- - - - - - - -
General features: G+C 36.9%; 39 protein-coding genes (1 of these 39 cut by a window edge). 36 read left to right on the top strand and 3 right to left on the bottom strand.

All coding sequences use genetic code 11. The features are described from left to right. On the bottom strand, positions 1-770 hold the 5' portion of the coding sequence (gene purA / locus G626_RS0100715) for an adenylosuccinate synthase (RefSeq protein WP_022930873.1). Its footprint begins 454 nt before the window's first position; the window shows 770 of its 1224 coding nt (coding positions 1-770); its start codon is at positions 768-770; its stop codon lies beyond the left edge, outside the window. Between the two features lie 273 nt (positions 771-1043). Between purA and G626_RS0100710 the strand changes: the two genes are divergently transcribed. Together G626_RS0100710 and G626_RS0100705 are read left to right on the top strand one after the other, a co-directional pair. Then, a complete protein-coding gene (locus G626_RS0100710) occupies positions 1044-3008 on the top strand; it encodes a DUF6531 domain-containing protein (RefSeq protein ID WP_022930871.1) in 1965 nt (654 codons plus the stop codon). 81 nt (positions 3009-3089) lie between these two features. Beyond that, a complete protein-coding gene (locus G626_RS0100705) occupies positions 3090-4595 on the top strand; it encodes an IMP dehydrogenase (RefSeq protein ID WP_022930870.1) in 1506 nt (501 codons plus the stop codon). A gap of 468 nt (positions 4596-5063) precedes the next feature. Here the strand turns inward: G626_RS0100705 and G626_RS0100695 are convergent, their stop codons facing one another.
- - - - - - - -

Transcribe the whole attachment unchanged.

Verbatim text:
General features: G+C 36.9%; 39 protein-coding genes (1 of these 39 cut by a window edge). 36 read left to right on the top strand and 3 right to left on the bottom strand.

All coding sequences use genetic code 11. The features are described from left to right. On the bottom strand, positions 1-770 hold the 5' portion of the coding sequence (gene purA / locus G626_RS0100715) for an adenylosuccinate synthase (RefSeq protein WP_022930873.1). Its footprint begins 454 nt before the window's first position; the window shows 770 of its 1224 coding nt (coding positions 1-770); its start codon is at positions 768-770; its stop codon lies beyond the left edge, outside the window. Between the two features lie 273 nt (positions 771-1043). Between purA and G626_RS0100710 the strand changes: the two genes are divergently transcribed. Together G626_RS0100710 and G626_RS0100705 are read left to right on the top strand one after the other, a co-directional pair. Then, a complete protein-coding gene (locus G626_RS0100710) occupies positions 1044-3008 on the top strand; it encodes a DUF6531 domain-containing protein (RefSeq protein ID WP_022930871.1) in 1965 nt (654 codons plus the stop codon). 81 nt (positions 3009-3089) lie between these two features. Beyond that, a complete protein-coding gene (locus G626_RS0100705) occupies positions 3090-4595 on the top strand; it encodes an IMP dehydrogenase (RefSeq protein ID WP_022930870.1) in 1506 nt (501 codons plus the stop codon). A gap of 468 nt (positions 4596-5063) precedes the next feature. Here the strand turns inward: G626_RS0100705 and G626_RS0100695 are convergent, their stop codons facing one another.